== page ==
• @FuaZe There will be a limit on how much current the Arduino or shift register pins can safely source too, so it's not necessarily any safer than sinking. – Peter Bloomfield Apr 10 '15 at 11:04
  • Peter R. Ah, ofcourse, I was thinking that sourcing too much will cause your LED to fail, but yeah, it's not safe to rely on that. – Paul Apr 10 '15 at 11:57
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Sorry about the crudity of my image, but you don't always need those transistors. Peter has already said so, but I wanted to explain a bit further. schematic

The only thing is that you need to set a pin to LOW to light up the led, and HIGH to turn it off. Just use a ! to make your code more intuitive if your like. So e.g. digitalWrite(segmentA, !HIGH)

Some limitations. A pin can sink up to 40mA (no problem here), but the total sink current for the digital pins 0 to 4 shouldn't exceed 100mA. The same goes for pins 5 to 13. And the same goes for the analog pins. So either limit the current through the leds to around 10mA, or make sure no more than 5 leds are lit at the same time, or connect half of the segments to on of the above mentioned groups, and the other half another (f.y.i. analog pins can be used just like digital pins).

  • Thanks for the heads up on the total sink limitation! I didn't know that, what would go wrong if I sink more than 100mA? – Paul Apr 10 '15 at 14:56
  • Fry the input pin, fry the entire chip, unstable behavior, having less current going through the pins (dimmer leds), who knows. The ratings are conservative, so you're probably fine if you go a little over. – Gerben Apr 10 '15 at 15:30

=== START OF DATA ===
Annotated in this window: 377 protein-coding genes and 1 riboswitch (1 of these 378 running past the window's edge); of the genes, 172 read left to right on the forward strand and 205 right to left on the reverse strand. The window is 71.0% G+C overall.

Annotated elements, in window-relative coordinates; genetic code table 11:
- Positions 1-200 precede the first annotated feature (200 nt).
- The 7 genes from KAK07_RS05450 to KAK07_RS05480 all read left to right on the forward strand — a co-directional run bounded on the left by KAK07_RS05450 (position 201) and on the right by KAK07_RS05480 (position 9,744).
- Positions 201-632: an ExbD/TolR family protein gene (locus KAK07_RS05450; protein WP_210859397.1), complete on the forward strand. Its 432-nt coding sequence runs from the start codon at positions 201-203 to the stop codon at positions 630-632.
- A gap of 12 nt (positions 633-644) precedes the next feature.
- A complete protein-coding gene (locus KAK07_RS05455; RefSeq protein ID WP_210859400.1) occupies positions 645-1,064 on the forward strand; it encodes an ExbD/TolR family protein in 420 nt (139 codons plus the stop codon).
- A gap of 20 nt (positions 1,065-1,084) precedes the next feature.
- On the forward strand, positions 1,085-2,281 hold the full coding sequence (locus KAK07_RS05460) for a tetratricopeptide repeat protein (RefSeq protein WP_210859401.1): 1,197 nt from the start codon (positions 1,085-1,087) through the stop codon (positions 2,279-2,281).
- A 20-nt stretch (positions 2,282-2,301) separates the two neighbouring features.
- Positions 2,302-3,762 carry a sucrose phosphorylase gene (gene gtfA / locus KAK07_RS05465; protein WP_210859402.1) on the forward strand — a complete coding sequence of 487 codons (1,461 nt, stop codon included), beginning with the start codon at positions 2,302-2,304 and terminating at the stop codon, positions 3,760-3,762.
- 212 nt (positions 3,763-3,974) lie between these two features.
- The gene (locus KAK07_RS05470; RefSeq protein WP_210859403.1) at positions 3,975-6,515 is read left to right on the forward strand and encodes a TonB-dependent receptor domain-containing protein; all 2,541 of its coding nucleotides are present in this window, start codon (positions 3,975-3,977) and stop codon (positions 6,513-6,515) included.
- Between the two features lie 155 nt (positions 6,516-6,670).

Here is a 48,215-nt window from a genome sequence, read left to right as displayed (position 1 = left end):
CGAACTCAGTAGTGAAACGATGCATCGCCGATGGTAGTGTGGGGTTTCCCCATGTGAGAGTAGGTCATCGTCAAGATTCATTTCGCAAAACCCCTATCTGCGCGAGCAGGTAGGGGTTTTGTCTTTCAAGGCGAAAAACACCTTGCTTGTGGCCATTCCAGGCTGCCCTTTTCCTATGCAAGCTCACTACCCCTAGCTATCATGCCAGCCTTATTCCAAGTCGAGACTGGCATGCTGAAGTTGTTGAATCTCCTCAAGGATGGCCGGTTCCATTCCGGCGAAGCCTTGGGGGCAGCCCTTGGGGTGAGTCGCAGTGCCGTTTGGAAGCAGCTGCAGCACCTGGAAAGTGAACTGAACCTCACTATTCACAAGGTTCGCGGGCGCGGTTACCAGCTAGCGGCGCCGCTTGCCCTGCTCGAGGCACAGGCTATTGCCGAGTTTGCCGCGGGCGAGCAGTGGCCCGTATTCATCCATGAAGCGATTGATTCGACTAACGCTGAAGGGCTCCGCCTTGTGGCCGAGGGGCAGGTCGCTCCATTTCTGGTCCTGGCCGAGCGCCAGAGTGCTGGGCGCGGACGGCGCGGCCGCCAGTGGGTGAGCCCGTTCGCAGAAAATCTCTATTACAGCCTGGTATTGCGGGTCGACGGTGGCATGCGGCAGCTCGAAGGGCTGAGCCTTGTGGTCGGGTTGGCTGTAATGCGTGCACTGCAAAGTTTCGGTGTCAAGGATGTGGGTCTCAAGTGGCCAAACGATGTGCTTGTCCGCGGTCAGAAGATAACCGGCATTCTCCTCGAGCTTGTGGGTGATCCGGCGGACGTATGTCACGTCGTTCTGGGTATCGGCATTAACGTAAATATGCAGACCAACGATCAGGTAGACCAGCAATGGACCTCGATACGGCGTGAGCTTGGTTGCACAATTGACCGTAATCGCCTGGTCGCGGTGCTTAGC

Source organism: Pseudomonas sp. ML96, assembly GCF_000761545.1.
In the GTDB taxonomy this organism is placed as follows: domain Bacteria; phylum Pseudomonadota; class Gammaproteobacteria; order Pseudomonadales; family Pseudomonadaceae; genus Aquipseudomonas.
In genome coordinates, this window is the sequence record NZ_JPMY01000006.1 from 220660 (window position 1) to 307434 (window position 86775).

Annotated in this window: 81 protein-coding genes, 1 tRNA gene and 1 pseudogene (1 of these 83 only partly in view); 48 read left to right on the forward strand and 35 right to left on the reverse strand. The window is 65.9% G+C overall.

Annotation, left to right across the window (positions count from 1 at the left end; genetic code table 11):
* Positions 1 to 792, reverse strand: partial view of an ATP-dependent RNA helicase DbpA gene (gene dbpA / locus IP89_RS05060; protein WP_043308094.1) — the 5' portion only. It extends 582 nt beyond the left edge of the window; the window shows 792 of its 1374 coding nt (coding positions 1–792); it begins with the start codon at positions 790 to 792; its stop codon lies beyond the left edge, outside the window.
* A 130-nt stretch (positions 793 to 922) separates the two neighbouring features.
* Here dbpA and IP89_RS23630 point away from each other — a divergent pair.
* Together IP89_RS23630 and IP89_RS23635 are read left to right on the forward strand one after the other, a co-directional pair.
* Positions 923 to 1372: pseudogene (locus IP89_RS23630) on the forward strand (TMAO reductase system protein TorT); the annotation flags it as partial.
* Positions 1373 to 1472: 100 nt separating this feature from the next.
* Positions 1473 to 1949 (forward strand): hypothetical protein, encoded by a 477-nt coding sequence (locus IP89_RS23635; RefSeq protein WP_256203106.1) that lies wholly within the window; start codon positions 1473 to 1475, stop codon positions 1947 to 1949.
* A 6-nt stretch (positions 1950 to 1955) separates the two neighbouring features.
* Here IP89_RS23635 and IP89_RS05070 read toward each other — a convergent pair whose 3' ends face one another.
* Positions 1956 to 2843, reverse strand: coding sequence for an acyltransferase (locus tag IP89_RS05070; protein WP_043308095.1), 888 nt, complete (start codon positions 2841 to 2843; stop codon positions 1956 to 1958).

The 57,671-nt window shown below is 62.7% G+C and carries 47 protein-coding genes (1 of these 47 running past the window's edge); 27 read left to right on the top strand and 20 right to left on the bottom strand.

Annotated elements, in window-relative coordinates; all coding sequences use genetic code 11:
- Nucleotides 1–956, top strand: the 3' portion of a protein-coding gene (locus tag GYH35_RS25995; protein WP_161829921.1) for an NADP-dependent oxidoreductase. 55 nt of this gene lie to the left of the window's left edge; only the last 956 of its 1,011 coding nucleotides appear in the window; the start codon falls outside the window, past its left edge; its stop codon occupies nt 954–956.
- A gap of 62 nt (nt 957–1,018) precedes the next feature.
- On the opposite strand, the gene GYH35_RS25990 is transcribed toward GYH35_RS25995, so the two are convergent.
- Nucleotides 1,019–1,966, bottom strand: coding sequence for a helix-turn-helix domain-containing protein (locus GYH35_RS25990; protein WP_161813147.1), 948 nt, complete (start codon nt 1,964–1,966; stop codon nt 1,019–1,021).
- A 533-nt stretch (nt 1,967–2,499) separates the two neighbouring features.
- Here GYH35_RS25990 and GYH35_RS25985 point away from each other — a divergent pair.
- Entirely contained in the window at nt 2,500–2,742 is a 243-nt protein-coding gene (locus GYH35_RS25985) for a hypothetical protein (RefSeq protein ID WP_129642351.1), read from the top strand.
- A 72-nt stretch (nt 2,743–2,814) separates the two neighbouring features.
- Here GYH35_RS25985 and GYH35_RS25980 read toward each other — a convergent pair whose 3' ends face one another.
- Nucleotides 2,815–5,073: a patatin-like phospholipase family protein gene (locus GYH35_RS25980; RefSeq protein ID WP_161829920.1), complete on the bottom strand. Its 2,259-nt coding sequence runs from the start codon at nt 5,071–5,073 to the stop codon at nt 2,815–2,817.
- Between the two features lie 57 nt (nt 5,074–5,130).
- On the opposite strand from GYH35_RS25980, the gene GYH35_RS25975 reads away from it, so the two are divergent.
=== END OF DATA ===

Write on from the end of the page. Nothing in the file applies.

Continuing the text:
• PS I prefer common anode displays. Easier to wire. – Gerben Apr 10 '15 at 15:32
  • How's common anode easier to wire? The pic of my fritzing drawing is a common cathode, the only thing is that you have a GND and not a 5V? And I think arduino can source more current than sink, so it should be safer for your arduino to source, or you'll have brighter segments? – Paul Apr 10 '15 at 17:09
  • Like I said above, you are going to hit the 100mA limit. Easiest way to solve this is by adding transistors. Having the transistors at the low side, sinking the current, means you can always use regular NPN transistors. Sourcing the current can be done with NPNs but only if you use the same voltage for the leds, as you do the arduino. Otherwise you'd need PNP which are a bit of a pain (to me at least). If you are just using resistors, there is no real difference. Source limit is 150mA, so that's a bit higher. PS see edit above. – Gerben Apr 10 '15 at 19:41
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Peter and Gerben have already said what is needed , but I wish to explain things even further.

A normal small 7-Segment display consumes only 70-80mA when all segments are HIGH.So you can use the Arduino directly without damaging it. Also note, depending on the quality of the project, you could either use a common resistor for all segments, or use separate ones. Separate ones will give much brighter light and better quality.
A medium size one will require max consumption of around 400mA current, so use cheap transistors.
A large size one will require max consumption of upto 1.5-2A current , so use MOSFETS or other high current Transistors.
An Extra Large one will require max consumption of upto 10-25A current, so use good MOSFETS or maybe even Relays.

Usage
Small- Wrist watches
Medium- Small clocks
Large- Big clocks
Extra Large- Very big clocks like ones in Railway stations